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After my consequences post last week, I thought it would be helpful for me to post some of my personal guidelines when applying logical consequences. Here are my top ten tips for applying logical consequences.
- Be Consistent: This is the most common piece of parenting advice, isn’t it!?!?! You need to be consistent with your logical consequences. This doesn’t mean that the same consequence must follow the same action, but it mean a consequence must follow a certain action. You don’t sometimes apply a consequence for not picking up the toys when asked and other times let it slide. That is not fair to your child. How is he supposed to learn that way? Consistency is the way he will learn the rules you are trying to put in place.
- Write Your Rules: It might help you to write down your general rules so you have thought about it. Speak respectfully. Complete tasks when asked. Stay in bed until told to get out. Write down your rules. Some rules will change as your child gets older. One example is staying in bed. As your child gets older, he will be able to handle the freedom stay in bed until a certain time and then get up on his own. You can use your Lifetime Goals as an guide in what rules might be good to set. Once you have your rules written down, you will be better prepared to recognize, “Oh! This is an action that is against our rules and I must now do something about it.”
- Write Your Routine: A lot of disobedience seems to correlate with your daily routine. Transitions can be hard for children. There might be fits or refusal to comply with coming inside, picking up toys, or going to nap. Writing your routine can help you think about and anticipate possible points of conflict in the day.
- Write Some Consequences: Next, write some consequences that might make sense for the breaking of a rule. What might be good for talking back? What might you do if your 18 month old refuses to come out of the sandbox? Think through and write down some good consequences.
- Allow For Context: We are humans. This means we have the privilege of being able to apply mercy to our thinking and not jus judgment. Daily life with children is not a simple black and white algebra equation. It is kind of more like the abstract math equations that my husband encounters while working on his masters in engineering…equations I won’t pretend to have a grasp on. We must take into account the context of the situation.
Maybe you have decided that screaming at you or whining and crying earns some time in isolation. Your little 20 month old stomps in anger and does just that after you tell her to do clean up her toys. You know she is tired (you had her up late last night) and she is a little late for lunch. In this situation, I wouldn’t go put her in isolation. I would give her a hug if she were amiable to it. I would say, “Sweetie, I know you are hungry and that you are tired, but that doesn’t mean you can talk mean to Mommy. It is not okay to talk to Mommy that way. You need to talk nice and you need to be obedient.” I would then put her at the table and get her going on lunch immediately. If lunch wasn’t quite ready, I would give her some fruit and/or veggies until lunch was ready. After lunch, I would either put her down for her nap or have her clean up her toys if she were in a better mood. If she went straight to nap, I would have her clean up her toys after nap.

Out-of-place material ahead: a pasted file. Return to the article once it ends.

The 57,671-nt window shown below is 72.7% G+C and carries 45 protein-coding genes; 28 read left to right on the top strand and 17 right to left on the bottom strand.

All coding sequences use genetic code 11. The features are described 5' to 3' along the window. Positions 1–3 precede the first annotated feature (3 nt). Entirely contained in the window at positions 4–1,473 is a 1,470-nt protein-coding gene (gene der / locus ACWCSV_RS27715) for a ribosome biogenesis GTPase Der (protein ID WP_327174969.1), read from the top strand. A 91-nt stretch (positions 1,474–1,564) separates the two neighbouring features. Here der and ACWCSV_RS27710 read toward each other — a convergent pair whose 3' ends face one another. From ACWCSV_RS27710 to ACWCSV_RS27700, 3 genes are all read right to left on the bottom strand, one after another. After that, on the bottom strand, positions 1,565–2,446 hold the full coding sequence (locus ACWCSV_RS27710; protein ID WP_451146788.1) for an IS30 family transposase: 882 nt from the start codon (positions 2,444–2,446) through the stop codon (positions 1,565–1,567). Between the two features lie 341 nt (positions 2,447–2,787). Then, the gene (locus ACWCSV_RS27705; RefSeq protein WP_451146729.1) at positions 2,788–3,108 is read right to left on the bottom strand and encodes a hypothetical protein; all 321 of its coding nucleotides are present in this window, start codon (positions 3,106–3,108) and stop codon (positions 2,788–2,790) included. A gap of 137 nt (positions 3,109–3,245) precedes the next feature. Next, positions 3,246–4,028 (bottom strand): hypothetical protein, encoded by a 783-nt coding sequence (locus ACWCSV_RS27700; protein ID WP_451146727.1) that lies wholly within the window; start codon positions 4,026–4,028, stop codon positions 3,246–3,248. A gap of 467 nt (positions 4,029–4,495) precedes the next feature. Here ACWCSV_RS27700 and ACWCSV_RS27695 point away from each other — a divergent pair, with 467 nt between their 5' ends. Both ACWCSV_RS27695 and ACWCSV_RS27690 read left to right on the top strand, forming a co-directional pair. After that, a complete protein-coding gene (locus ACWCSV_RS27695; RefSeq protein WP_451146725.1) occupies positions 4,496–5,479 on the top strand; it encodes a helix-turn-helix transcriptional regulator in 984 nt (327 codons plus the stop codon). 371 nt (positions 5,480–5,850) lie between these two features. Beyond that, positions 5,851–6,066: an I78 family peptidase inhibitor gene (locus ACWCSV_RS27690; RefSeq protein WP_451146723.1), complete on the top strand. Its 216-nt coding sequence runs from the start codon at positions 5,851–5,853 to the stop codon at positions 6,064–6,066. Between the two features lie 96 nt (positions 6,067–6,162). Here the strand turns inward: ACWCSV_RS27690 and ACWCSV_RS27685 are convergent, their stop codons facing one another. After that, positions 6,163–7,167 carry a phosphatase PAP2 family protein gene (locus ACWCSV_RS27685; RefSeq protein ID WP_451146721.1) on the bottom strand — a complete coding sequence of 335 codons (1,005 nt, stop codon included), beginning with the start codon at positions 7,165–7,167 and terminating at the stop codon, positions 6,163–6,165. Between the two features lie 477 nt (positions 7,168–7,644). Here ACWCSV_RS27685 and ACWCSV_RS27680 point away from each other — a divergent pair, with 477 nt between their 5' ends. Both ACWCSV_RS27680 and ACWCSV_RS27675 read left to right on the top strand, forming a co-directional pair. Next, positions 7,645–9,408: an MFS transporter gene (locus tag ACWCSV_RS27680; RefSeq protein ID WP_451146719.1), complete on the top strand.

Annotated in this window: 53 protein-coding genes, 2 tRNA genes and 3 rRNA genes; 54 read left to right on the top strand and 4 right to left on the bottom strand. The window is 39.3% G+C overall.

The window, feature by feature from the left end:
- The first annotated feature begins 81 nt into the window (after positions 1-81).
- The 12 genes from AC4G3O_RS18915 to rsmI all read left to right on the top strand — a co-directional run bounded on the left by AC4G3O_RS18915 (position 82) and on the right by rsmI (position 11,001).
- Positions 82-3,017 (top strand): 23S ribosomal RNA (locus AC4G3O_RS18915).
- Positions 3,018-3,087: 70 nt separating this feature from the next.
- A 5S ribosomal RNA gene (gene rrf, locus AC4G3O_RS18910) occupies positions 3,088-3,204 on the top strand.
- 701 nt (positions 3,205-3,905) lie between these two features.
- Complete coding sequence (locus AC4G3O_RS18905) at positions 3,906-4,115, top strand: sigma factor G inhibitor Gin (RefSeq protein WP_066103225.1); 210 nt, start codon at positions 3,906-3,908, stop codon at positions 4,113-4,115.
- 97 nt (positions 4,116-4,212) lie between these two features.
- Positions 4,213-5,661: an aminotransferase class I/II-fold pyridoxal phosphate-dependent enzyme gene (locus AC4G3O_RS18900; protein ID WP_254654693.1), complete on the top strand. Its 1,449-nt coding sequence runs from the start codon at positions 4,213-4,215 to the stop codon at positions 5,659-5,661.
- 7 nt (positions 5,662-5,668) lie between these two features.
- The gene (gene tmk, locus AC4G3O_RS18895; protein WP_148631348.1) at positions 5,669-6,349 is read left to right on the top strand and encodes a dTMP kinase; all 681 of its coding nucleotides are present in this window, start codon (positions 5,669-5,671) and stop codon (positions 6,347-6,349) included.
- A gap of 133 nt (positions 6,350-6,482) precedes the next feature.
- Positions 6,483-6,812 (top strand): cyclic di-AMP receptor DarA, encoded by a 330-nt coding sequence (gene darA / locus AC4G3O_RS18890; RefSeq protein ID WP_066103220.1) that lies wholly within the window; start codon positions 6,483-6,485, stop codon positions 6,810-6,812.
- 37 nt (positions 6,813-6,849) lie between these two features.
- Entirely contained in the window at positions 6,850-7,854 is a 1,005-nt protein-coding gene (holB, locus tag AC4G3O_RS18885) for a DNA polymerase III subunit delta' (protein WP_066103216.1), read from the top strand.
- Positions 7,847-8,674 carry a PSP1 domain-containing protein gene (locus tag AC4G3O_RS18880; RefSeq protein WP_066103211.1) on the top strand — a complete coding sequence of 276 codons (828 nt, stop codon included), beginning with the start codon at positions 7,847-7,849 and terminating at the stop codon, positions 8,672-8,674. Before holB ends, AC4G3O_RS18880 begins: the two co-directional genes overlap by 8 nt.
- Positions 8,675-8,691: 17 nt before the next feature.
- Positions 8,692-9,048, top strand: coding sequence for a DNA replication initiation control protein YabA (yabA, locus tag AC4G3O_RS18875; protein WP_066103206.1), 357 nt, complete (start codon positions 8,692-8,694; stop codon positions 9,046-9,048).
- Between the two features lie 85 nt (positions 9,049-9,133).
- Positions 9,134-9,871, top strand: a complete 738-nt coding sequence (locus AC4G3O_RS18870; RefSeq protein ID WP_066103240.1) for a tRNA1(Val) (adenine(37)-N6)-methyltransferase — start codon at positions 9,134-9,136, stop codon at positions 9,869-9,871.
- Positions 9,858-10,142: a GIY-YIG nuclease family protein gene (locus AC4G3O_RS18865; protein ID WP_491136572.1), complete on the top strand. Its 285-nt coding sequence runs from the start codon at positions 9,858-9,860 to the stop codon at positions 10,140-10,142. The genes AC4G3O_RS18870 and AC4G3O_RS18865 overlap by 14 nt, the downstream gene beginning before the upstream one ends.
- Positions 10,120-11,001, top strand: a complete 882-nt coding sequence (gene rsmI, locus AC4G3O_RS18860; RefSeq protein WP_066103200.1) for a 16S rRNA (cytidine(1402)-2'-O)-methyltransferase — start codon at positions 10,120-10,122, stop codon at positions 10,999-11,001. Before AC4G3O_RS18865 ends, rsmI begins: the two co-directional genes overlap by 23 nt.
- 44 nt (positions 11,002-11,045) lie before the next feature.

In this situation, you are making sure your child’s disobedience and screaming doesn’t get her out of doing what she has been asked, but you also recognize that there is a good chance she is behaving that way because of her hunger and sleepiness…and she is only 20 months old and absolutely hasn’t mastered the art of being nice even when hungry and tired. You apply mercy in that the fit doesn’t warrant a consequence. But you don’t reward the fit either.
- Give Warning: Take time in times of non-conflict to tell your child that from now on, consequences will follow breaking rules. If your child is a baby or young toddler, you can work consequences in as appropriate. It will just be a natural part of your lives. If your child is a preschooler or older (and possibly older toddler), it is good to sit him down and explain that things will be different. Don’t expect a big hug and thank you, but it is fair to give warning before changing the rules.
- Take Time To Think: It is okay to take time to think about a consequence. You don’t always have to apply it immediately with preschool age and up. You can say, “I am going to take some time to think about an appropriate consequence for that action.” Sometimes, the anticipation waiting for the consequence is more punishment than the punishment itself 😉
- Remain Calm: Always remain calm while applying your consequences. Don’t scream and yell. Talk in the same voice you would when talking about the weather. Stay calm and matter-of-fact.
- Show Empathy: Tell your child you are sorry he made that choice. When he is sad that he lost his toys, empathize with him, “I know. That is sad to lose your toys. I didn’t want you to lose your toys, either.”
- Keep Responsibility On Child: Say things like, “Oh, I am sorry you decided to not pick up your toys when I asked. Now I have to take them away.” Make it clear that the consequence is happening because of your child’s actions, not because you are mad or mean. This is why remaining calm and showing empathy are helpful.
Please feel free to share your own tips on how you have made logical consequences work for you!
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